Jeb Bush, former Florida governor, walks through the State Capitol in St. Paul, Minn., April 26, 2011. (Photo: Jenn Ackerman / The New York Times)
Rumors and whispers of a late presidential bid by Jeb Bush are difficult to consider seriously -- if only because the deadlines to enter primary contests have past, the necessary money and campaign staff are not in place, and the mechanisms for a "brokered convention" do not exist. And yet some worried Republicans are evidently imagining a rescue by the former Florida governor.
Such fantasies arise from the unappetizing choices that now confront Republican voters. But if Jeb Bush were to enter the field, as he has wisely declined to do so far, the public scrutiny that has damaged the current candidates so badly would turn toward him -- and swiftly reveal an enormous deadweight of political baggage. What Florida voters once accepted (or ignored) might well horrify the national electorate today.
The first obstacle that Jeb would have to surmount is that to most Americans outside the Sunshine State, he is known only as the brother of George W. Bush, most recently named one of the two worst presidents in the past half-century by respondents to a Gallup poll -- rated just above the late Richard M. Nixon, in fact. It's a negative accomplishment that should not be "mis-underestimated," as the former president himself might say.
Only a professional politician or a right-wing pundit -- the sort of deep thinkers mulling a Jeb boomlet -- could believe that most Americans would receive the idea of another Bush presidency with any emotion except loathing. Not much would have to be said or done to remind voters of this century's catastrophic first decade, and why they might not wish to risk putting a third Bush in the Oval Office.
Leaving aside the historic burden of his family name, Jeb Bush carries a resume of dubious episodes that stretch back three decades, to his early days as a Florida real estate developer and consultant, when he told reporters that he intended to become "very wealthy."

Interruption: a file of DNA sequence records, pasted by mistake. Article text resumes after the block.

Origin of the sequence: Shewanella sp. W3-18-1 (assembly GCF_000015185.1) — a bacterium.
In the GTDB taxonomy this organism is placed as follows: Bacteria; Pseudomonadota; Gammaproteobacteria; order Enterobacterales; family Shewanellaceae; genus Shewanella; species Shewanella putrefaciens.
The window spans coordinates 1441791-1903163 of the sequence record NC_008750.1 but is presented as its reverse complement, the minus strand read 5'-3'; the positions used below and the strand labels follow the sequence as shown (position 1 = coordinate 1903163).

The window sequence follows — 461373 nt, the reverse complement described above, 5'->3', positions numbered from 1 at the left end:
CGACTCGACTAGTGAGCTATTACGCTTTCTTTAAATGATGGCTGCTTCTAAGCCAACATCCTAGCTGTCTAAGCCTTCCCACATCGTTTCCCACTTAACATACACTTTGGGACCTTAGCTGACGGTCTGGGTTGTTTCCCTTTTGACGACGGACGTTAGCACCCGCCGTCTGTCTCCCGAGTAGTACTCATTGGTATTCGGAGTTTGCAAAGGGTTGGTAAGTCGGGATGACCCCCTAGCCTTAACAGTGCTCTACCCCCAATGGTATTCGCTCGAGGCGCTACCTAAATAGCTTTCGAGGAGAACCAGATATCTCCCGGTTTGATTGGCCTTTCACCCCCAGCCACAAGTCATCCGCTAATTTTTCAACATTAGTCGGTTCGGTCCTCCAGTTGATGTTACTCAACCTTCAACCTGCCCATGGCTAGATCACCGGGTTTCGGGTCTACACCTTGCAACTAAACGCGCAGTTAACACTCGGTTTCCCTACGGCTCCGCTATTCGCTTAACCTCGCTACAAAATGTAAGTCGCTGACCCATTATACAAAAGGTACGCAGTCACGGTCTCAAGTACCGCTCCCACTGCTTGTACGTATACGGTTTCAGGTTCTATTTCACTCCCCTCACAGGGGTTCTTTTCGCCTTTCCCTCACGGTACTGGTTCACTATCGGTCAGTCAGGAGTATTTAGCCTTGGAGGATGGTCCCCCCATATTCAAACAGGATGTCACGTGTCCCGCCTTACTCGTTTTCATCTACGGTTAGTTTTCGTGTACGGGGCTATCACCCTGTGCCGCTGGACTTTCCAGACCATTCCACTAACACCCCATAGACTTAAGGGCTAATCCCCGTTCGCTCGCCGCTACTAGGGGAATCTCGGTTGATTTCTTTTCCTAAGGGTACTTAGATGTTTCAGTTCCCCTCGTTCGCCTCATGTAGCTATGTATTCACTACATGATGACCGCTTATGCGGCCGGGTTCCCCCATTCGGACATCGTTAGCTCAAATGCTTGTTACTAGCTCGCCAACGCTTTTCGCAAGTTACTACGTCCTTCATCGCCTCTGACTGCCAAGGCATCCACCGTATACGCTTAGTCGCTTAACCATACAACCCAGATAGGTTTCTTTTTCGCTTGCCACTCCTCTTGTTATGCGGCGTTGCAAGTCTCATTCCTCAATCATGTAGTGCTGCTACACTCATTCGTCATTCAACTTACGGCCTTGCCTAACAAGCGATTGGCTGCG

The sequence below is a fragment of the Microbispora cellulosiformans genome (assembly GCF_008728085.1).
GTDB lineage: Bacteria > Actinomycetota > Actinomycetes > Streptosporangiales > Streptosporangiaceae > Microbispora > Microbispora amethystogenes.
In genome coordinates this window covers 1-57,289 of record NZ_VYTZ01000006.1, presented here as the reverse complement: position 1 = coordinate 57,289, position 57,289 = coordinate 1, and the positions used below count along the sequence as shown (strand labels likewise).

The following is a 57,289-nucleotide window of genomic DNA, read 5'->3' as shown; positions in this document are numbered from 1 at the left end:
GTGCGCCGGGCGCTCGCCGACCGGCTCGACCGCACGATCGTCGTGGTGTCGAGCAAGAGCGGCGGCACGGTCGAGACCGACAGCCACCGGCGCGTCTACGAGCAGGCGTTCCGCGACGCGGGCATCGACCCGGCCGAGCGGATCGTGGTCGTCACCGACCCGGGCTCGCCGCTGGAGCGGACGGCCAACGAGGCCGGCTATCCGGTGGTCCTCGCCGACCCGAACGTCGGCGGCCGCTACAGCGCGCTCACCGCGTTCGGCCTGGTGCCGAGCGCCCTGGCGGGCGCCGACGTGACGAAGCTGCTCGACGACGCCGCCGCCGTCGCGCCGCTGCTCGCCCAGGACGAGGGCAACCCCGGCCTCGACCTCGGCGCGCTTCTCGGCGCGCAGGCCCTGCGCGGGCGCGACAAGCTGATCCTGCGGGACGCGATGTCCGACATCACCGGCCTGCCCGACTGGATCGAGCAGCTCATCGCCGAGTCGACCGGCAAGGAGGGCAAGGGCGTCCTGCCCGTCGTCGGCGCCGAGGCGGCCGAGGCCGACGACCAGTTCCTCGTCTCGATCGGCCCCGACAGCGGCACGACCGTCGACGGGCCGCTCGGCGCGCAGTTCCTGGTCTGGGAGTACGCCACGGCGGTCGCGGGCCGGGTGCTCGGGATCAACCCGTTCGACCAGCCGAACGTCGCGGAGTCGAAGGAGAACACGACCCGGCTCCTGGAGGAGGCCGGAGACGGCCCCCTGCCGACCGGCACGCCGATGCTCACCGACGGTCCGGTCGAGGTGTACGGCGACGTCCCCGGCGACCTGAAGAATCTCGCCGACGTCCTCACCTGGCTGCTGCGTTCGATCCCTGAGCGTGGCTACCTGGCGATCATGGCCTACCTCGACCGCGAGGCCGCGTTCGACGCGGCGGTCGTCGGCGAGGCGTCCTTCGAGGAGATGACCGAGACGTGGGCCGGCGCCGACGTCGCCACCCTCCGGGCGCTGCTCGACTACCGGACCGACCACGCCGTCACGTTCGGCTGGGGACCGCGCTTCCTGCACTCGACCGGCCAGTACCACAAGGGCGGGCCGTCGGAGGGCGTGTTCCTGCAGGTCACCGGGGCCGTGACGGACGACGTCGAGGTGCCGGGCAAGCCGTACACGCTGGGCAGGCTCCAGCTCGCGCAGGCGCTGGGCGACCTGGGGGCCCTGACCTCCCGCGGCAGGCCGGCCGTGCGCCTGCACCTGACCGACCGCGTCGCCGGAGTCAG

Among the partners he encountered in that quest was one Miguel Recarey, whose International Medical Centers was accused of one of the largest Medicare swindles of all time. Before Recarey fled the country ahead of several federal indictments, Jeb had made a call on his behalf to Health and Human Services Secretary Margaret Heckler -- a Cabinet secretary serving at the pleasure of his father, George Herbert Walker Bush, who was then president. Recarey paid him $75,000 for that lobbying errand, which forestalled government action to stop Recarey's skimming of millions in Medicare dollars. Although Jeb has denied that Recarey -- a mob associate -- paid him to call Heckler, both the fugitive and the former HHS secretary have since confirmed those circumstances.
Jeb soon did amass a fortune in real estate, mostly with the assistance of the Cuban-American community in South Florida. He returned the favor by seeking a presidential pardon from George H.W. Bush for the late Orlando Bosch, a murderous anti-Castro militant denounced by his father's own attorney general, Richard Thornburgh, as "an unreformed terrorist" responsible for killing dozens of innocent people.
Although he never hesitates to denounce government regulation and praise the unfettered free market, Jeb didn't exactly reject the federal teat when one of his own investments went south during the savings-and-loan crisis. With an infusion of more than $4.5 million from the Treasury, Jeb and his partners managed to hold onto a downtown Miami office building in 1989 that they soon sold for $8.7 million. In other words, Bush benefited from a government "bailout."
There is much more to the Jeb saga, including his vow to sign legislation that would have awarded Florida's disputed electoral votes to his brother in November 2000 and his ill-advised attempts to intervene in the case of Terri Schiavo, the brain-dead woman whose husband and parents sued each other over whether to turn off her respirator and end her life. The public regarded interference in that sad matter by congressional leaders and other right-wing politicians as an opportunistic exploitation of tragedy -- and the Schiavo affair became a turning point leading up to the 2006 Republican midterm debacle.
What Newt, Mitt and the rest of the Republican cohort have learned is how unflattering stories that faded years ago become suddenly vivid under the campaign's glare. Unless he is truly the smarter Bush -- and ignores all this presidential daydreaming -- the same lesson awaits brother Jeb.